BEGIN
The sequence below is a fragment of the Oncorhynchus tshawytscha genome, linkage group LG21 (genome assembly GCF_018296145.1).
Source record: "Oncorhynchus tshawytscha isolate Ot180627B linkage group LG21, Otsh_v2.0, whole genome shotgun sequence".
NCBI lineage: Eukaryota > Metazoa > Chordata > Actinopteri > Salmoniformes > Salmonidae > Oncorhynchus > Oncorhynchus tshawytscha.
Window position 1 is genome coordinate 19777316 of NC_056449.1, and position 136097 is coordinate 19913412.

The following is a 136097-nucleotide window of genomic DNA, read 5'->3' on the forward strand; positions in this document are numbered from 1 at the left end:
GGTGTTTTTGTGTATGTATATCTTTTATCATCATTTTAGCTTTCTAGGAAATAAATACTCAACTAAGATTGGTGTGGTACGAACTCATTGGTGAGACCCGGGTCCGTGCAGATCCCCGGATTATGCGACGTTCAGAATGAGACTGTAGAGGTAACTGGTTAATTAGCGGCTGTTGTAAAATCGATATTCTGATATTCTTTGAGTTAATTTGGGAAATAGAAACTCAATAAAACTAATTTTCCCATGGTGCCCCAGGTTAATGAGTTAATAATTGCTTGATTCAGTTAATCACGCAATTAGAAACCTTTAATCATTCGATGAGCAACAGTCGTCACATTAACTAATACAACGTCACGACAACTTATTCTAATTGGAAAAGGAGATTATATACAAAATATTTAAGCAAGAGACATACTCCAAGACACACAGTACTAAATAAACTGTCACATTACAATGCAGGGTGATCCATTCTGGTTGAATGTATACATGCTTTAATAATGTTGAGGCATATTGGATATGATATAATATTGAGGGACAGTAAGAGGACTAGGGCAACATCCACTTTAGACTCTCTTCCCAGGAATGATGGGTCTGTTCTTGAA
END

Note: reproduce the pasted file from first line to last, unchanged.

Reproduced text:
The sequence below is a fragment of the Oncorhynchus tshawytscha genome, linkage group LG21 (genome assembly GCF_018296145.1).
Source record: "Oncorhynchus tshawytscha isolate Ot180627B linkage group LG21, Otsh_v2.0, whole genome shotgun sequence".
NCBI lineage: Eukaryota > Metazoa > Chordata > Actinopteri > Salmoniformes > Salmonidae > Oncorhynchus > Oncorhynchus tshawytscha.
Window position 1 is genome coordinate 19777316 of NC_056449.1, and position 136097 is coordinate 19913412.

The following is a 136097-nucleotide window of genomic DNA, read 5'->3' on the forward strand; positions in this document are numbered from 1 at the left end:
GGTGTTTTTGTGTATGTATATCTTTTATCATCATTTTAGCTTTCTAGGAAATAAATACTCAACTAAGATTGGTGTGGTACGAACTCATTGGTGAGACCCGGGTCCGTGCAGATCCCCGGATTATGCGACGTTCAGAATGAGACTGTAGAGGTAACTGGTTAATTAGCGGCTGTTGTAAAATCGATATTCTGATATTCTTTGAGTTAATTTGGGAAATAGAAACTCAATAAAACTAATTTTCCCATGGTGCCCCAGGTTAATGAGTTAATAATTGCTTGATTCAGTTAATCACGCAATTAGAAACCTTTAATCATTCGATGAGCAACAGTCGTCACATTAACTAATACAACGTCACGACAACTTATTCTAATTGGAAAAGGAGATTATATACAAAATATTTAAGCAAGAGACATACTCCAAGACACACAGTACTAAATAAACTGTCACATTACAATGCAGGGTGATCCATTCTGGTTGAATGTATACATGCTTTAATAATGTTGAGGCATATTGGATATGATATAATATTGAGGGACAGTAAGAGGACTAGGGCAACATCCACTTTAGACTCTCTTCCCAGGAATGATGGGTCTGTTCTTGAA